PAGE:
We recommend a newer, more robust version of this kit: EpiQuik Circulating Cell-Free DNA Isolation Easy Kit
The EpiQuik™ Circulating Cell-Free DNA Isolation Kit utilizes magnetic beads based size-fractionation technology to isolate circulating cell-free DNA (ccfDNA) from mono-nucleosomal and di-nucleosomal complexes in plasma/serum samples. The isolated ccfDNA can be directly used for real time-PCR and DNA library preparation suitable for next generation sequencing. The kit has the following advantages:
- Uses innovative magnetic bead based size-fractionation technology for selective isolation of circulating cell-free DNA from plasma/serum that is mainly 170 bps in size. The isolated DNA can be directly used for both qPCR and NGS DNA library preparation.
- Fast and straightforward procedure can be finished within 2 hours. No gels, columns or centrifugation is needed.
- Efficient removal of proteins, salts, nucleases, PCR inhibiting substances, and other impurities such as polysaccharides, polyphenols and lipids.
- Sensitive and efficient DNA capture enables successful isolation with high recovery (>80% of input monoucleosomal DNA), even when the quantities of starting material are limited (as low as 0.1 ml).
- Manual and automation friendly – Scalable for single tube or 96-well plate formats.
Genetic and epigenetic analysis of circulating cell-free DNA (ccfDNA) in plasma/serum or other body fluids provides unique opportunities for early detection of a wide range of clinical disorders such as cancer, autoimmune disease, infection and fetal disorders. It was demonstrated that ccfDNA of clinical importance occurs predominantly as fragments of approximately 170 bases from mononucleosomes with a smaller proportion as fragments of 360 bases from di-nucleosomes [1,2 ]. Such nucleosomal complexes are released into blood circulation during apoptotic cell death and will be increased under various pathological circumstances such as inflammation, pulmonary embolism, autoimmune disease, and cancer [3,4]. It is also shown that using ccfDNA from such nucleosomal complexes for genetic or epigenetic analysis provides better and more accurate identification of physiological and pathological status . There are several methods currently being used for ccfDNA isolation from plasma and serum. All of these methods are based on capture of DNA by silicone column binding or phenol-chloroform separation. The DNA isolated by these methods contains both ccfDNA and non-ccfDNA, which may affect the accuracy of downstream analysis. To address these problems, Epigentek offers the EpiQuik™ Circulating Cell-Free DNA Isolation Kit for ccfDNA isolation.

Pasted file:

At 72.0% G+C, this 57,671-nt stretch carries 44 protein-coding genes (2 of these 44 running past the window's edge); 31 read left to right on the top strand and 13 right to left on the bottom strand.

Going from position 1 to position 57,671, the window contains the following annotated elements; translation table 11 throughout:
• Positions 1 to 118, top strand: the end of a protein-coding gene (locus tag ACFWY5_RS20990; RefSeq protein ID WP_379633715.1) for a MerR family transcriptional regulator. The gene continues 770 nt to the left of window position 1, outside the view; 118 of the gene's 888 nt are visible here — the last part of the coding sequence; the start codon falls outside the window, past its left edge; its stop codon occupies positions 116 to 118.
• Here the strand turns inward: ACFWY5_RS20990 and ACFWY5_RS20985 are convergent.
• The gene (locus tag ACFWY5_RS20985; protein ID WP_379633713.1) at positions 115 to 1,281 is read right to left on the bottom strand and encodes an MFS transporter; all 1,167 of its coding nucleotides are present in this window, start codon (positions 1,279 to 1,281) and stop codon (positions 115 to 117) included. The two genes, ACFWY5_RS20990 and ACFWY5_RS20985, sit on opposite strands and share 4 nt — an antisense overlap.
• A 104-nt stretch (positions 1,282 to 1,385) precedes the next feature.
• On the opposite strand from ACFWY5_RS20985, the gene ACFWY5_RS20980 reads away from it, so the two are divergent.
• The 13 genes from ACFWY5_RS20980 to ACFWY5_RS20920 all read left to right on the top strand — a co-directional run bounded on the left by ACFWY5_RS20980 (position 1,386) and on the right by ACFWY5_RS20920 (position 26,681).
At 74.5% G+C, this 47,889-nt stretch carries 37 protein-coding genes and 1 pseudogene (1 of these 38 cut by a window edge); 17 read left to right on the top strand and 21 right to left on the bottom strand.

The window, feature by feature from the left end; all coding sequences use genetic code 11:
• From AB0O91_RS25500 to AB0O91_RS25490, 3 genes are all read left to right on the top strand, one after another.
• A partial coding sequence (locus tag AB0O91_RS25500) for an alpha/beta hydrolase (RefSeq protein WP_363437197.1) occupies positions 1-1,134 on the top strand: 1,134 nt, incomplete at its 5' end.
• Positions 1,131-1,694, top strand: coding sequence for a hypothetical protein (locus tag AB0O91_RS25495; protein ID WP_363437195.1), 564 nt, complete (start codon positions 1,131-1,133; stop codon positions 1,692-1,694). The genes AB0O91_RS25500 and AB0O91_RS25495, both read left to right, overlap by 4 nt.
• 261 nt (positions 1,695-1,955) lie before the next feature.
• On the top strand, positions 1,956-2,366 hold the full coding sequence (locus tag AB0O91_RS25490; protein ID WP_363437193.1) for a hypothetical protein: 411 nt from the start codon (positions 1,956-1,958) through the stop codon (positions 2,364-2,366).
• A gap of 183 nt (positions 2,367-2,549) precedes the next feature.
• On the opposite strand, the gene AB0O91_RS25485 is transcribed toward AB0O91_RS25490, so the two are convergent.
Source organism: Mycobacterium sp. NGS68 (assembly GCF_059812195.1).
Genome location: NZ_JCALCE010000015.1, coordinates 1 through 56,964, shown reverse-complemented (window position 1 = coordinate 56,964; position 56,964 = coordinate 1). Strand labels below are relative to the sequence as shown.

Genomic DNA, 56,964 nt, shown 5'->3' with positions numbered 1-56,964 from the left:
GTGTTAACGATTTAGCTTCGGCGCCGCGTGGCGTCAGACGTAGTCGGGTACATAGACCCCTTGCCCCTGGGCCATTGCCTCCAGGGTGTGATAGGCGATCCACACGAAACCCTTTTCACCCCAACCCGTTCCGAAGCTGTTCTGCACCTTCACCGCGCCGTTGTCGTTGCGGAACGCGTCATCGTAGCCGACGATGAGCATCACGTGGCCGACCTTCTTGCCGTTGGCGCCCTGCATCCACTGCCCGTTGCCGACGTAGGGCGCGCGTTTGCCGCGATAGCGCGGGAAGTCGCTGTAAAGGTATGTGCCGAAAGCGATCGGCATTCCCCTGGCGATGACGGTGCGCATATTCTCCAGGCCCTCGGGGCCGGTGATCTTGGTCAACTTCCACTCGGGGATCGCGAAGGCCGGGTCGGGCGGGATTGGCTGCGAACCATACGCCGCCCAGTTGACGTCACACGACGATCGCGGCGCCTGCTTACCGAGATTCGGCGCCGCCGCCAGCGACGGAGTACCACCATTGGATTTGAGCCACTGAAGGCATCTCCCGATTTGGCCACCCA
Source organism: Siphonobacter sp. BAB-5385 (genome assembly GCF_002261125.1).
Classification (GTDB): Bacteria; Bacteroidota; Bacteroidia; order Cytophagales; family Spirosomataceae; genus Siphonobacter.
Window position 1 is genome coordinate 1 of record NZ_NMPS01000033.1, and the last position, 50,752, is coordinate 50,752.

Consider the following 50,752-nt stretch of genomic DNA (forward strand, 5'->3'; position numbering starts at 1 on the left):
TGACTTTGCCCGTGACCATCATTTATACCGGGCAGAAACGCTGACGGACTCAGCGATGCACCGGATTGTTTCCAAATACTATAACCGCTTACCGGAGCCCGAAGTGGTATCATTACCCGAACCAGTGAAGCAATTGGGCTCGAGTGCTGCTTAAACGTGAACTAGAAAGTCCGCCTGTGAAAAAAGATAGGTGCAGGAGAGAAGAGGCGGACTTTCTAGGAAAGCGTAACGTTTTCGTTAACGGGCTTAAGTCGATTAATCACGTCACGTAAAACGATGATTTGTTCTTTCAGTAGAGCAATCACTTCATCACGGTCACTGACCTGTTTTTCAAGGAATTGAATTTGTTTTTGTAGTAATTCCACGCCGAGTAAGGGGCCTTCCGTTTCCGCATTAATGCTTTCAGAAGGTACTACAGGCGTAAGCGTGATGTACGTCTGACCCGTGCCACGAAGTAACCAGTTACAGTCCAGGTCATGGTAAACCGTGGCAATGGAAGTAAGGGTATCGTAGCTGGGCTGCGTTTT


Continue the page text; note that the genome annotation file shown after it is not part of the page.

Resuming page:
Principle & Procedure
The EpiQuik™ Circulating Cell-Free DNA Isolation Kit contains all components which have been optimized for the simple and rapid isolation of small size nucleosomal DNA from plasma/serum. The mono- and di-nucleosomal complexes are efficiently captured via size-fractionation magnetic beads (ccfDNA Capture Beads) by applying the beads to a magnetic field (EpiMag™ HT (96-Well) Magnetic Separator or similar). The captured nucleosomal DNA is then enzymatically released, and purified using MQ Binding Beads by simply washing the beads. The purified ccfDNA is then eluted from the beads for immediate use or storage.
Both fresh and frozen plasma/serum from various sources can be used. However, fresh plasma/serum will generally give higher DNA yields than frozen. Furthermore, frozen plasma/serum will lead to DNA loss of about 10% per year. The input volume of plasma/serum can be from 0.1-1 ml with the standard volume of 0.5 ml per sample. If serum sample is used, the serum should be prepared within 6 hours after blood draw, since lysis of peripheral blood lymphocytes may cause an artificial increase in the amount of DNA during serum separation.
Fig 4. High selectivity of specifically isolating small size ccfDNA (mononucleosomal DNA): Panel A: 500 ng of unspiked control polynucleosome (up to 2000 bps); Panel B: The 500 ng of the same polynucleosome spiked in 0.5 ml plasma; Panel C: 500 ng of mononucleosome spiked in 0.5 ml plasma; Panel D: 500 ng of polynucleosome and 500 ng of mononucleosome, which were simultaneously spiked into 0.5 ml plasma.
1. Jahr S et al: Cancer Res. 2001, 61: 1659-1665
2. Suzuki N et al: Clin Chim Acta. 2008, 387: 55-58
3. Holdenrieder S et al: Crit Rev Clin Lab Sci. 2009; 46: 1-24
4. Schwarzenbach H et al: Nat Rev Cancer. 2011; 11: 426–437
5. Chan KCA et al: Clinical Chem. 2004, 50: 88-92